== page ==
The Commission had a difficult week in court with the rejection of a settlement in one high profile case, while all if its claims against another defendant were dismissed. Rather than being settled, Bank of America is now set for trial, while the former general counsel of Mercury Interactive secured a dismissal of option backdating charges, although leave to re-file was granted.

The SEC fared better in other matters however, filing a settled financial fraud case and a settled insider trading action. The Commission also continued its reform efforts with the creation of a new Division of Risk, Strategy and Financial Innovation.

FCPA enforcement continues as a key enforcement priority with DOJ prevailing in its third trial this year based on violations of the Act. The Department also brought additional criminal charges based on the claimed Stanford Ponzi scheme. In private actions, Citibank won dismissal of a consolidated class action complaint based on ARS claims.

SEC reform

The SEC created a new Division of Risk, Strategy and Financial Innovation, which will be headed by former University of Texas Law School Professor Henry Hu. The new division combines the former Office of Economic Analysis and Office of Risk Assessment and adds five other functions: 1) strategic and long term analysis; 2) identifying new developments and trends in the financial markets and systemic risk; 3) providing recommendations on how these new trends impact the work of the Commission; 4) conducting research to support the functions of the Commission; and 5) providing training on new developments, trends and other matters.

SEC enforcement actions

Option backdating: SEC v. Mercury Interactive, LLC, Case No. C07-28822 (N.D.CA. Filed May 31, 2007) is an option backdating case brought against Mercury Interactive and four of its former officers. The company previously settled with the SEC as discussed here. See also Litig. Rel. 20136 (May 31, 2007). Essentially, the SEC’s complaint alleged that the individual defendant orchestrated the backdating of forty-five option grants between 1997 and 2002 while concealing the true nature of the transactions and the related expenses. One of the four individual defendants, former CFO Sharlene Abrams settled after the case was filed, leaving as defendant former Chairman Amnon Landan, former CEO Douglas Smith and former General Counsel Susan Skaer.

After filing an amended complaint and discovery, the court granted motions to dismiss two counts of the complaint as to Messrs. Smith and Landan, a third as to Mr. Smith and the entire action as to Ms. Skaer. As to the former chairman and CFO, the court dismissed counts based on Exchange Act Section 16(a) and SOX Section 304 for failure to plead the claims with sufficient detail. In ruling on the Section 304 claim, the court concluded that the Section could not be applied retroactively, but found that its application was governed by the filing of a periodic report with the incorrect information, not the date of the misconduct as claimed by defendants. The court also granted Mr. Smith’s motion to dismiss an Exchange Act Section 14(a) claim for failure to adequately plead supporting facts. Finally, the court rejected the SEC’s efforts to avoid dismissal as to Ms. Skaer despite an admission that she was only involved in three of the improper grants. The court concluded that the amended complaint was simply too vague to ascertain her role in the claimed scheme.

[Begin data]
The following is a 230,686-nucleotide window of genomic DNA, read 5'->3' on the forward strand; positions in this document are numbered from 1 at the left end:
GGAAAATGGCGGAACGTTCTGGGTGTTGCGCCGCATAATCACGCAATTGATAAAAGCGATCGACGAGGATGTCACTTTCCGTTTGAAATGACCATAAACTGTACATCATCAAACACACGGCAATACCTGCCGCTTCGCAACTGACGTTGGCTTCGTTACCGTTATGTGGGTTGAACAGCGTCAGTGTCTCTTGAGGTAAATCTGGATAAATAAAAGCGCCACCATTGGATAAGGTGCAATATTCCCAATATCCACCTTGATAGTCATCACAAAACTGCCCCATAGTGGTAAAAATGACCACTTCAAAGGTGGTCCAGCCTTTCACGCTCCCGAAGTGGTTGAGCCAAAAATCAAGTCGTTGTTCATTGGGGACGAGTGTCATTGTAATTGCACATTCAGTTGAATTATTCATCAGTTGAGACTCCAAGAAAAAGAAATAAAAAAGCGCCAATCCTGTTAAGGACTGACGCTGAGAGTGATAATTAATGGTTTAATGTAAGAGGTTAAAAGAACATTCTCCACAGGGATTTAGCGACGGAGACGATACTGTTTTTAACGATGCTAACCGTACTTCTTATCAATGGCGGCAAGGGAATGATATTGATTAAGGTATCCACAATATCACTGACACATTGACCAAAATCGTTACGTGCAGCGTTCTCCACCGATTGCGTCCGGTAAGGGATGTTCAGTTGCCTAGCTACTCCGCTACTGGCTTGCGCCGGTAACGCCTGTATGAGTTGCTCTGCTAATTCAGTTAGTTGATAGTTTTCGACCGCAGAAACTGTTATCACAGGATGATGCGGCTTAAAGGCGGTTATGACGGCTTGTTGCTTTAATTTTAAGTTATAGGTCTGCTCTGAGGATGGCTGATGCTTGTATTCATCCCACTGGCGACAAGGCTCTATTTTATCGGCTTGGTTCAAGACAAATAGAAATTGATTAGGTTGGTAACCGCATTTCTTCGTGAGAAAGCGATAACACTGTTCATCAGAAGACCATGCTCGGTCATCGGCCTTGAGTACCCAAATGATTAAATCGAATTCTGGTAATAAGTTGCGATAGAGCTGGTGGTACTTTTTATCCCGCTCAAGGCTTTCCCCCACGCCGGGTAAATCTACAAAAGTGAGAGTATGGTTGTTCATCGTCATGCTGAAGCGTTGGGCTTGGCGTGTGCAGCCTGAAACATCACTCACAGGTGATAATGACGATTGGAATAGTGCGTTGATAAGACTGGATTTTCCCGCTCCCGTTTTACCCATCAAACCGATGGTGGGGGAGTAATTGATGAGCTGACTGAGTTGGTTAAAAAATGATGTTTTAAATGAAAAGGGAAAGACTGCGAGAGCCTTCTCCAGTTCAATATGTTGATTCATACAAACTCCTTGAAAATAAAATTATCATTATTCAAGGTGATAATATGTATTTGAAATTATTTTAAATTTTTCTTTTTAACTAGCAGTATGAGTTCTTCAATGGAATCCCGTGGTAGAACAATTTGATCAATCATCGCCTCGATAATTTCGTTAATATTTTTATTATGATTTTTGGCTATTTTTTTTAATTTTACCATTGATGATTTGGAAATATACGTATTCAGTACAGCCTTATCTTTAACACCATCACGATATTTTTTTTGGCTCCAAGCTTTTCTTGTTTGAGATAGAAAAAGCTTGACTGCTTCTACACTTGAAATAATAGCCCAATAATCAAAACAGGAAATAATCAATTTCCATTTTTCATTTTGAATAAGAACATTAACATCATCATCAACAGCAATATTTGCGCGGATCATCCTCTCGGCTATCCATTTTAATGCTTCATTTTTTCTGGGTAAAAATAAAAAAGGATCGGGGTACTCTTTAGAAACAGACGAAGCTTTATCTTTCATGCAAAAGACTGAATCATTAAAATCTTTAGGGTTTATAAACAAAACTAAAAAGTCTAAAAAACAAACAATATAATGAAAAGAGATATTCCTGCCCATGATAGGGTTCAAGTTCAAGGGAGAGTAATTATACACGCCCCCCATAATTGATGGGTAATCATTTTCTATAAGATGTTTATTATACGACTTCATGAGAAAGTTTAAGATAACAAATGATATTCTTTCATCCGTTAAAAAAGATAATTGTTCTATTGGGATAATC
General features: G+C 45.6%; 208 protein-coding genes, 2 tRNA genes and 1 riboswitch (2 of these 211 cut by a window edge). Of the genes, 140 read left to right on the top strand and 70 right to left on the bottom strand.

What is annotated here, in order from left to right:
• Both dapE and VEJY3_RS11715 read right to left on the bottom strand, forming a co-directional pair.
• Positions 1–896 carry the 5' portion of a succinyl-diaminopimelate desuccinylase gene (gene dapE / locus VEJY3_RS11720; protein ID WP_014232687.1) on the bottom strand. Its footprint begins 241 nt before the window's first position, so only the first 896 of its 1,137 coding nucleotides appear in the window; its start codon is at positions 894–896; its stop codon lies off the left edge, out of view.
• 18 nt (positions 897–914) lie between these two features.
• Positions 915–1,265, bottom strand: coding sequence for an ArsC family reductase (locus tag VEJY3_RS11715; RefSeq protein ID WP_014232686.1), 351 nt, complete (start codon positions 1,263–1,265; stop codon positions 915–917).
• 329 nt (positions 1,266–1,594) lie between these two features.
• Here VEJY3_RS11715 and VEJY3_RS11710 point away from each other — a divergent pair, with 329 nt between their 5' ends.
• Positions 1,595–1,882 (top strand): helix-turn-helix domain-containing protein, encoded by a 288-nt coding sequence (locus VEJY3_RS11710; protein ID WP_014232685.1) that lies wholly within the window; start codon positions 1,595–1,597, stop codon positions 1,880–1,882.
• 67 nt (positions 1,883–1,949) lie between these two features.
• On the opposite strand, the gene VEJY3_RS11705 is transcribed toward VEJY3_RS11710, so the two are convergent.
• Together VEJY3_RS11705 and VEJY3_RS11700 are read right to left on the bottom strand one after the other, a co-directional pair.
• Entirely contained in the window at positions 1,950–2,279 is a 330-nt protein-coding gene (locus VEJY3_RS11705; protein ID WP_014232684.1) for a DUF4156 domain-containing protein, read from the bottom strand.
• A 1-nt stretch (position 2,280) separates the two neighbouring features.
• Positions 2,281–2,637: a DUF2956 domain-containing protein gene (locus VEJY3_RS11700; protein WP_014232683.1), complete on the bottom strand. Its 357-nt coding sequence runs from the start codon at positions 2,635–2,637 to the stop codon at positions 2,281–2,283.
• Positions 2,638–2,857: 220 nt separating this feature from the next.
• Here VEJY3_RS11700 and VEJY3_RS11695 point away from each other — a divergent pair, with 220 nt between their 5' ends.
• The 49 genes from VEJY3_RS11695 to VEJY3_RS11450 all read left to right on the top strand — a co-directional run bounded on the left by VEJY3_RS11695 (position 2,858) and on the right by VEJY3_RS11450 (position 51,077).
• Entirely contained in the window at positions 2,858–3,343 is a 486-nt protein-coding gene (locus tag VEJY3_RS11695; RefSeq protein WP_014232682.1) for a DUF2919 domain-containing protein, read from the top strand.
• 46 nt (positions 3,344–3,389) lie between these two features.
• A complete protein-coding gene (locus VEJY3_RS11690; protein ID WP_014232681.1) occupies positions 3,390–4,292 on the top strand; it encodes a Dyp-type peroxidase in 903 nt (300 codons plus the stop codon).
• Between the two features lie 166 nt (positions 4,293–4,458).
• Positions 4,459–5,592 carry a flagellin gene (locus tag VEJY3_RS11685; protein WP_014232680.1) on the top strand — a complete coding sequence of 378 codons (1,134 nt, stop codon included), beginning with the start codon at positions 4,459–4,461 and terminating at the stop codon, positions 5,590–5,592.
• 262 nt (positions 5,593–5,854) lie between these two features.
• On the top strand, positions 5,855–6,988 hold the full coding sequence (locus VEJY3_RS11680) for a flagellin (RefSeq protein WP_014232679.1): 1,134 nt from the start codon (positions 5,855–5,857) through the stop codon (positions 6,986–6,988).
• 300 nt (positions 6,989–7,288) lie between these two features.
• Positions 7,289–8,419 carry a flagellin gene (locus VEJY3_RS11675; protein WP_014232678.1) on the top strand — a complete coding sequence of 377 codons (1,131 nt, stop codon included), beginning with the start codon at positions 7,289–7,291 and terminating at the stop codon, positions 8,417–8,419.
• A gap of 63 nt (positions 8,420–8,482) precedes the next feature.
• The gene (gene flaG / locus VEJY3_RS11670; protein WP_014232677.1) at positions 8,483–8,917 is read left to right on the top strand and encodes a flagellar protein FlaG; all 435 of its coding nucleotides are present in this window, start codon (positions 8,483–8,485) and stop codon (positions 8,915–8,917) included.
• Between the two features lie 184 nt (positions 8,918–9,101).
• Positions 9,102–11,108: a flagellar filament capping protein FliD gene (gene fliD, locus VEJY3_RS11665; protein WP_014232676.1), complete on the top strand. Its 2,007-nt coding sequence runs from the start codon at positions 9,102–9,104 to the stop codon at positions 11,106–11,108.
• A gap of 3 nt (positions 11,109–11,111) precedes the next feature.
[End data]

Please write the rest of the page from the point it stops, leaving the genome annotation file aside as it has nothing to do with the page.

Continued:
Proxy fraud: SEC v. Bank of America, discussed here, is set for trial after the court rejected the settlement of the SEC and the Bank. The SEC’s enforcement action alleged that the Bank deceived shareholders in the vote to approve its acquisition of Merrill Lynch by not telling them that up to $5.8 billion in bonuses had been approved for executives at the brokerage firm. The Bank agreed to settle by consenting to an injunction and the payment of a $33 million fine. No action was brought against any individuals as discussed here.

The court, however, had questions about the settlement. In two rounds of briefing the Commission tried to explain how privilege assertions blocked the identification of those who made the decision not to tell the shareholders about the bonuses – a disclosure issue delegated to outside counsel according to Bank witnesses. The Bank failed to explain to the court’s satisfaction the reason it was paying $33 million while claiming that it had done nothing wrong. In a scathing order, the court suggested that the SEC agreed to the settlement to cover its lack of any meaningful enforcement effort, while the Bank offered to pay a fine with money from the shareholders who had been defrauded to end a potentially embarrassing situation. Ultimately, the court concluded that the only way for the truth to emerge is to move the case to trial. In a parallel inquiry being conducted by the New York Attorney General, Mr. Cuomo reportedly issued subpoenas for selected members of the Bank’s board of directors, including the audit committee.